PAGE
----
Tuesday, June 15, 2010

Updates, etc

I'm a terrible blogger but, after my too-short vacation in which I did almost no work and just spent money, I had to bear down and focus both on my then-current freelance projects, to get new ones and to try like hell to get a job.

I accomplished all of those, including the last: as of today, I'm the newest editor at Talking Points Memo.

Anyway, I'm also in the process of designing a new website, so keep an eye out, as I'll try to be better about reposting what I'm writing and will link to the site when it's up.

Sunday, May 2, 2010

The view from here

Vacations are often pretty kick ass.

Saturday, May 1, 2010

Catching up

I haven't posted links in a while, mostly because I was trying to get work done in time to take my first vacation in nearly three years, which I'm on right now and, nonetheless, still working. Sigh.

Anyway, for the month of May, I'll be co-hosting "Wilshire and Washington" in the place of my friend (the fabulous) Maegan Carberry every Friday morning at 10 am ET on Blogtalk Radio. We started yesterday:

Yesterday, I also ranted about Hillary Clinton and Sarah Palin on Jezebel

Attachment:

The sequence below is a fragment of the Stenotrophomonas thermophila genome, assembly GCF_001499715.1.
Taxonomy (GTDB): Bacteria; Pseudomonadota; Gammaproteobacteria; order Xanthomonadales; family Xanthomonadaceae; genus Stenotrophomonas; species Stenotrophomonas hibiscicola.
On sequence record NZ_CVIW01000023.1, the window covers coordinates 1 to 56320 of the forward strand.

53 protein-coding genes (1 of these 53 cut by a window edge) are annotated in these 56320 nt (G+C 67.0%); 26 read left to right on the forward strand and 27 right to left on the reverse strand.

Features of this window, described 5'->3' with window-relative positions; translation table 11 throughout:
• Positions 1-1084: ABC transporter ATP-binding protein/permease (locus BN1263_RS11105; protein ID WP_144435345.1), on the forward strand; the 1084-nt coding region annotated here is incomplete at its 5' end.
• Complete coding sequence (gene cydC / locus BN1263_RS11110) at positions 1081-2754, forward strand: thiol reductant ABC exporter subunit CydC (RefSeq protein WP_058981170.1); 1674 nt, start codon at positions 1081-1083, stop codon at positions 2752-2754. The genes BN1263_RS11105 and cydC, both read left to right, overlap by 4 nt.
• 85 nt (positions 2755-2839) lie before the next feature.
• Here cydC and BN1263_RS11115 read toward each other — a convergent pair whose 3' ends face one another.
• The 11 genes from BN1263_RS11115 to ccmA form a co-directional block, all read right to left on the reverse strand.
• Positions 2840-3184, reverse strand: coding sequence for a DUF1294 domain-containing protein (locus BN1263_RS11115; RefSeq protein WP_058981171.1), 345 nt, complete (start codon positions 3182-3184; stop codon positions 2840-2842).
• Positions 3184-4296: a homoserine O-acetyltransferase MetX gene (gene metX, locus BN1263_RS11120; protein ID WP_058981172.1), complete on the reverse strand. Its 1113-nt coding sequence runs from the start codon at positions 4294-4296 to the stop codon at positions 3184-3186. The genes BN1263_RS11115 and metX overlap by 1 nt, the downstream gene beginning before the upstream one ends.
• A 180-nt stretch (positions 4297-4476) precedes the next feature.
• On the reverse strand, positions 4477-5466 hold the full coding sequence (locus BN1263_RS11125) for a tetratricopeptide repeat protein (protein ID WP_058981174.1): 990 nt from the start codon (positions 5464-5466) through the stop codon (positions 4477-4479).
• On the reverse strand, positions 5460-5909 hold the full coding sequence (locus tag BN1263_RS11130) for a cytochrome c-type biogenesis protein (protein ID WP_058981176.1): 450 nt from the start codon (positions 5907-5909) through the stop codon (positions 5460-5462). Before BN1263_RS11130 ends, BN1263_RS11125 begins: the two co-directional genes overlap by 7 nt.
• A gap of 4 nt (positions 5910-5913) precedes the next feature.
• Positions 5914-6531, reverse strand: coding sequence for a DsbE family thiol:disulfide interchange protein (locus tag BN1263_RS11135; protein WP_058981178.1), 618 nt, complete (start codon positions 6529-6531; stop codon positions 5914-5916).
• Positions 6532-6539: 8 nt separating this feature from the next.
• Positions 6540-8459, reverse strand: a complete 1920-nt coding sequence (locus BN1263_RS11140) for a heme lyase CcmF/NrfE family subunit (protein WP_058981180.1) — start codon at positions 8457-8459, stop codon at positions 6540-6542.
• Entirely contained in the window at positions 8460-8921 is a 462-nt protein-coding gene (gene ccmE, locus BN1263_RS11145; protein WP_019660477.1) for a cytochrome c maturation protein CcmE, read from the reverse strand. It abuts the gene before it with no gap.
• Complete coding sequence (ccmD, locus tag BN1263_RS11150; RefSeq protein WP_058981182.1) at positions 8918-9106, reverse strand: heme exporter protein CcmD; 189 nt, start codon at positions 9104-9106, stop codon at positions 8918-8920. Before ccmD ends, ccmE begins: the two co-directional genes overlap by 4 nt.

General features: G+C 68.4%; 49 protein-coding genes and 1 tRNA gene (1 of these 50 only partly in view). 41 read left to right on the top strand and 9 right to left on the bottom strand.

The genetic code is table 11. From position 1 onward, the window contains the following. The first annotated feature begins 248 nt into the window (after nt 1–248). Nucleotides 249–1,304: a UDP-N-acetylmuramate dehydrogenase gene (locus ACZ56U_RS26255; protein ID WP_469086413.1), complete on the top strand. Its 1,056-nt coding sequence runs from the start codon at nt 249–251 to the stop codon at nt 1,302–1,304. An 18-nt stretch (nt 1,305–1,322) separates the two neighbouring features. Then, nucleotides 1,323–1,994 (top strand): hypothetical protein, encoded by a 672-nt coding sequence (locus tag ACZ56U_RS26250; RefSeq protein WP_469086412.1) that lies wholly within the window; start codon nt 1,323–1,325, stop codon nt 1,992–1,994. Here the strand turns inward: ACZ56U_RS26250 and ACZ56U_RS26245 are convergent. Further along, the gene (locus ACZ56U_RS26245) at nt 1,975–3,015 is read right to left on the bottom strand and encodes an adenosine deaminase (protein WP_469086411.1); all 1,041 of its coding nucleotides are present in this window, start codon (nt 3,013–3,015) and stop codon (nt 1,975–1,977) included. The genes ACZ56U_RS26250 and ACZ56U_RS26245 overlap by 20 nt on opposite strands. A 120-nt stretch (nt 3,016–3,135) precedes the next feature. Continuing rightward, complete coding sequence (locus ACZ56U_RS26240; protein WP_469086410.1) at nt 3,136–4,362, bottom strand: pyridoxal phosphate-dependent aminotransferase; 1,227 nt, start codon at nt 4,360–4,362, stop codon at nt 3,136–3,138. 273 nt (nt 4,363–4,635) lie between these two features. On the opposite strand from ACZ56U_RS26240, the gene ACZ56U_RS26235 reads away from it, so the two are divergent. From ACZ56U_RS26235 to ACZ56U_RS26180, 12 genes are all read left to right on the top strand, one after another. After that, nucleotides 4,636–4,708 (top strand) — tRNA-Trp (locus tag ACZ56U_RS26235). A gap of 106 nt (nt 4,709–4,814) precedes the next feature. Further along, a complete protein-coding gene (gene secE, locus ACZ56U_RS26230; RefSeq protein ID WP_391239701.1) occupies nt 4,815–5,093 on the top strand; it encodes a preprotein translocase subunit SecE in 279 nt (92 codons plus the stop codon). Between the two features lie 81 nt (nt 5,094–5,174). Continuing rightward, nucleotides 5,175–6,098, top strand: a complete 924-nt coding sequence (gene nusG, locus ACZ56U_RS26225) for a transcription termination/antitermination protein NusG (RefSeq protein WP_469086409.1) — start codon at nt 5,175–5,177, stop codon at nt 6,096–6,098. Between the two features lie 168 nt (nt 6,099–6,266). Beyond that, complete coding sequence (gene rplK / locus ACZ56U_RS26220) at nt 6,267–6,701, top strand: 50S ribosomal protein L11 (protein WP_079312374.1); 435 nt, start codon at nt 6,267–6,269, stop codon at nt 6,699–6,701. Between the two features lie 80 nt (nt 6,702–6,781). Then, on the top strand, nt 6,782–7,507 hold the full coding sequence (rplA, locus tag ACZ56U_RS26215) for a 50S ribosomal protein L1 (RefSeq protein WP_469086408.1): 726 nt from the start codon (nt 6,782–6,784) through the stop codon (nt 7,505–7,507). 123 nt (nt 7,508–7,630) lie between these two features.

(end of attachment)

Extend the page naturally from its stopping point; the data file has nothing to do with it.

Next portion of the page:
Since When Is Hillary Clinton Less Influential Than Sarah Palin?

I was on The Mark Steiner Show in Baltimore:
April 26, 2010 Hour 2

I've also been writing for The Guardian:
Another 'reform' bill, another sideshow
Financial market regulation is a mess
Show Larry Summers the door

I was on Russia Today:

I was on RH Reality Check:
KBR’s “Facts” About Rape Case Are No Such Thing

I was, of course, on The Gloss, both with advice and a how-to video:
Bitch, Please: The Etiquette Of Vomiting At The Office And On Your Friends
The Look For Less: Hit The Red Carpet For $25
Bitch, Please: It's Time For Some Uncomfortable Conversations
Bitch, Please: How To Talk To A Friend About Her Controlling Boyfriend

And, naturally, I have totally been blogging about Dancing With The Stars:
DWTS's Sexiest Secret
DWTS Season 10, Week 6 Power Rankings
Dancing with the Stars Recap: Week 6, Results
Dancing with the Stars Recap: Week 6, Performance
Why DWTS Always Plays the Mom Card
Dancing with the Stars Power Rankings: Week 5